Oh yes, I said it. Pumpkin créme brulée. And it was every bit as delicious as I hope it would be…eventually. You see, this 31 while 31 choice definitely taught me a thing or three.
Lesson one–When Cook’s Illustrated tells you not to brulée the sugar under a broiler, listen to them. They say using the broiler leads to uneven heat distribution and thus uneven melting of the sugar. I knew they were right, but after discovering my kitchen torch was out of butane (seriously, this dessert was a bit of a comedy of errors) I had no choice but to use the broiler. And the sugar did not melt and harden evenly. Even worse, the length of time it required to get spots with good color was long enough to melt the cooled créme into warm liquid. Fail. Luckily I actually got five servings out of this recipe, so I grabbed two of the
créme brulées pumpkin pots de créme from the fridge.
Lesson two–Some kitchen torches are more like flame throwers, even on the lowest setting. Be sure you test yours out in a large clear area.
Lesson three–Once you have your créme cooled and set and your kitchen torch working, use superfine or caster sugar for the tops. If you can’t find it or don’t want to buy it, just pulse regular granulated sugar in a small food processor a few times. The smaller granules allow the sugar to brulée faster which, in turn, prevents the bit of custard underneath from melting at all. It’s imperative, in my opinion.
But after all of this, we got to enjoy an amazing dessert. Not as a fantastic finish to our meal of roast pork with port jus and chipotle-glazed apples, unfortunately. But once my spoon finally made that tell-tale noise of cracking through the bruléed sugar and I tasted the creamy, perfectly spiced fall flavors, it was all worth it.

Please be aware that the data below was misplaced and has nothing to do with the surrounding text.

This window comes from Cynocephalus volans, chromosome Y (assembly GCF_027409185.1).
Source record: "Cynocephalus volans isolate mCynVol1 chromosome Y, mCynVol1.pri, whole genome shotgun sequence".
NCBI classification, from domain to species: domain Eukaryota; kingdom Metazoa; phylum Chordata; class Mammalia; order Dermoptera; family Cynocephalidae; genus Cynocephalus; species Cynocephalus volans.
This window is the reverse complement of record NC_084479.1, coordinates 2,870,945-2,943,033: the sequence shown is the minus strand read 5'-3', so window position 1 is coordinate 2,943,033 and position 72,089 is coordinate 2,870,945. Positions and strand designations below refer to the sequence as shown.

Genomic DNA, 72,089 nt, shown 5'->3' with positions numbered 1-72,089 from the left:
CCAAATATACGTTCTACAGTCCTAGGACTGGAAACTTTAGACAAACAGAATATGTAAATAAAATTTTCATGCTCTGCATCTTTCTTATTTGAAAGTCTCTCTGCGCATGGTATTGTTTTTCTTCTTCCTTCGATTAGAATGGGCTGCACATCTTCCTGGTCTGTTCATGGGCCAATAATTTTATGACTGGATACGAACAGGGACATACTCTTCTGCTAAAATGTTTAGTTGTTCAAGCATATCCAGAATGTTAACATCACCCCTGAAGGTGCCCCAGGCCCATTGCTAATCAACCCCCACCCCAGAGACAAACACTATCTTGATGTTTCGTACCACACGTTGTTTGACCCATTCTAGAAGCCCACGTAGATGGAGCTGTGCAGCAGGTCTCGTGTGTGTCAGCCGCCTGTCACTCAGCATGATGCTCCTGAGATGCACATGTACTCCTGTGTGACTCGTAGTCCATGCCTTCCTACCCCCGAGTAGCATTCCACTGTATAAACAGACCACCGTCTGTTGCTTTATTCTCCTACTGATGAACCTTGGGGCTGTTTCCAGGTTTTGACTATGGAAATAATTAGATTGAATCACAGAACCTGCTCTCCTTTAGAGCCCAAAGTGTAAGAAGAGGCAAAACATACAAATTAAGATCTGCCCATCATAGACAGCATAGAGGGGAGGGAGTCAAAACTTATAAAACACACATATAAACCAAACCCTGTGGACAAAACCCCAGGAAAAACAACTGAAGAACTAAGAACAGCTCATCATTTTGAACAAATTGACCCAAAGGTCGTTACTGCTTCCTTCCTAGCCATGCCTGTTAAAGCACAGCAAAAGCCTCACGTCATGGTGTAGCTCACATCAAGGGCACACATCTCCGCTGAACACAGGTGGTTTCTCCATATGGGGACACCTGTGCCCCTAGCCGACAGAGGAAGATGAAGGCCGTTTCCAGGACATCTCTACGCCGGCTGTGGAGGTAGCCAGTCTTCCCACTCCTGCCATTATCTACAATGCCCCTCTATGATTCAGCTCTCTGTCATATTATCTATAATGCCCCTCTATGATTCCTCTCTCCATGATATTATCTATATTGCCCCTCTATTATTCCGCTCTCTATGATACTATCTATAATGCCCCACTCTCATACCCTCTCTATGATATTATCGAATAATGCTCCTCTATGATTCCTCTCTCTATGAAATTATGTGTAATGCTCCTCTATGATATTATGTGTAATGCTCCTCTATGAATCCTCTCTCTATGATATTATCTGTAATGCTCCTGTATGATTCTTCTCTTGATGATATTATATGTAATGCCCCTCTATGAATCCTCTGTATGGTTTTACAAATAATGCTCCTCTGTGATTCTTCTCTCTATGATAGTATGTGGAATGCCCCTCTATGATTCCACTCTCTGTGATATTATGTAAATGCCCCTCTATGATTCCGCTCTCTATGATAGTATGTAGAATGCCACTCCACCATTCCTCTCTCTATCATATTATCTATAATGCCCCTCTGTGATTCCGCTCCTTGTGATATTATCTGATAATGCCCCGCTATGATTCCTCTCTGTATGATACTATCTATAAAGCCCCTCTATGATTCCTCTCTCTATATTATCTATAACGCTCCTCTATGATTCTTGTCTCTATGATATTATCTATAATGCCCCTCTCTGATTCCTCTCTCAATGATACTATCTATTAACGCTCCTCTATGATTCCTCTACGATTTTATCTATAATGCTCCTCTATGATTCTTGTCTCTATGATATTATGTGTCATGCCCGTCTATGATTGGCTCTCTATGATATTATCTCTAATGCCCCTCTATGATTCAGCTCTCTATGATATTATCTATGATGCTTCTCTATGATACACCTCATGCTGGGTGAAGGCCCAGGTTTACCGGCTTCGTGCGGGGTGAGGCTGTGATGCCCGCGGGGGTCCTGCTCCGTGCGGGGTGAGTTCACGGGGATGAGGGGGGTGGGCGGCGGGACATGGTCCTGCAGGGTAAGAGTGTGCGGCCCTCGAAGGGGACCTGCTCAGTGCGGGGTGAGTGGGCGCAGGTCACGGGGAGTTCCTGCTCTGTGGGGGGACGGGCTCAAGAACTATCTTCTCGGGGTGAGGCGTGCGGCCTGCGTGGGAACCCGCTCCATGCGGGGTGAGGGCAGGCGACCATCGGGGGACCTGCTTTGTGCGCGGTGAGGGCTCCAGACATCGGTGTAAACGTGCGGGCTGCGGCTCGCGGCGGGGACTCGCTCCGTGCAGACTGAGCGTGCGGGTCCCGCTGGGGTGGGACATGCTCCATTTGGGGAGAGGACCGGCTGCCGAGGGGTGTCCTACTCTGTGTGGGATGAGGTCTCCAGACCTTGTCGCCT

Pumpkin Créme Brulée
1 1/2 c. heavy cream
1 1/2 tsp. freshly grated cinnamon
1/4 tsp. ground allspice
1/2 tsp. freshly grated ginger
3/4 tsp. freshly grated nutmeg
5 egg yolks
1/2 tsp. vanilla extract
pinch of salt
6 TBSP pumpkin puree
1/3 c. granulated sugar
1 TBSP firmly packed light brown sugar
4-5 tsp. superfine or caster sugar
1. Preheat an oven to 300°F. Have a pot of boiling water ready.
2. Pour cream into a small saucepan and whisk in cinnamon,
allspice, ginger and nutmeg. Set over medium-low heat and warm the cream
mixture until bubbles form around the edges of the pan and steam begins
to rise from the surface, about 3 minutes. Remove from heat and let
stand 15 minutes.
3. In a large bowl, whisk together egg yolks, vanilla, salt, pumpkin, granulated sugar, and brown sugar until smooth and
blended. Slowly pour in the cream mixture, stirring until blended. Pour
the mixture through a fine-mesh sieve set over a bowl.
4. Divide the
mixture among four 8-fl.-oz. ramekins and place in a large baking pan.
Add boiling water to fill the pan halfway up the sides of the ramekins.
Cover pan loosely with aluminum foil and bake until custards are
just set around the edges, about 30 minutes.
5. Transfer the ramekins to a wire rack and let cool to room temperature.
Cover with plastic wrap and refrigerate at least 4 hours or up to 3
6. Just before serving, sprinkle 1 tsp. superfine or caster sugar evenly over the
surface of each custard. Using a kitchen torch according to the
manufacturer’s instructions, move the flame continuously in small
circles over the surface until the sugar melts and lightly browns. Serve
immediately. Serves 4-5.
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